This novel of Valois family dysfunction, political treachery, forbidden love and bloodiest massacre in French history has been called, “A riveting page-turner skillfully blending illicit liaisons and political chicanery.” (~Kirkus Reviews). It was selected as one of Goodreads “Best Books of the Month: December 2015” (the month it released), and also as a B&NReads, December’s Top Pick in Fiction.
More importantly for Reign fans, Amazon reviews suggest Médicis Daughter “would be a great gift for any … fan of the show Reign.”
Médicis Daughter takes readers into the post-Francis Valois landscape (which is precisely where Season 3 left us hanging). With King Charles IX on the throne and Catherine de Médicis pulling the strings and plotting the plots (some things never change), you KNOW there will be plenty of dark and dirty. Viewed through the eyes of the youngest Valois Princess, Marguerite, the court comes alive. As Erin at Flashlight Commentary (see her book recommendation at #7 below) says: “Atmospherically, the novel swept me off my feet. Perinot’s depiction of the French court was beautifully drawn and I was wholly captivated by both the political and social interaction that unfolded among its players.” [Erin’s full review is here].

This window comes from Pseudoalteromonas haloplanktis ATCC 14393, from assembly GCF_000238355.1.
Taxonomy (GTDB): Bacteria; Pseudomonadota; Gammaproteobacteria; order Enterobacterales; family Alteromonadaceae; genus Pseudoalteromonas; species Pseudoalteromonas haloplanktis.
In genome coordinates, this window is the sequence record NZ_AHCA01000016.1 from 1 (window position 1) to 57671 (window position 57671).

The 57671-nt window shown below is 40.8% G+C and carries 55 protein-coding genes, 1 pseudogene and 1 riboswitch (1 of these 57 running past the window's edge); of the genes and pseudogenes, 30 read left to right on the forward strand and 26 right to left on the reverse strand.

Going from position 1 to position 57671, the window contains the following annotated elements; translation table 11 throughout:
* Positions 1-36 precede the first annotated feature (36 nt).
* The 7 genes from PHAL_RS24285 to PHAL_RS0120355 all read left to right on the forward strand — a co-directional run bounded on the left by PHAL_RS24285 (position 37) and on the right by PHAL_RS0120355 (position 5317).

♥Recommended for Reign fans who enjoy the lush, dark side of the Valois court—the poisonings, the sexual decadence, the back-room deals—and also those who rooted for Princess Claude to outmaneuver her domineering mother.♥
#2 The Serpent and the Moon by HRH Princess Michael of Kent: Instead of heading forward, travel backward to the pre-Reign Valois world with this fascinating volume of popular history. This book relates the true story of the battle between Catherine de Médicis and Diane de Poitier for the heart of, and influence over King Henri II of France.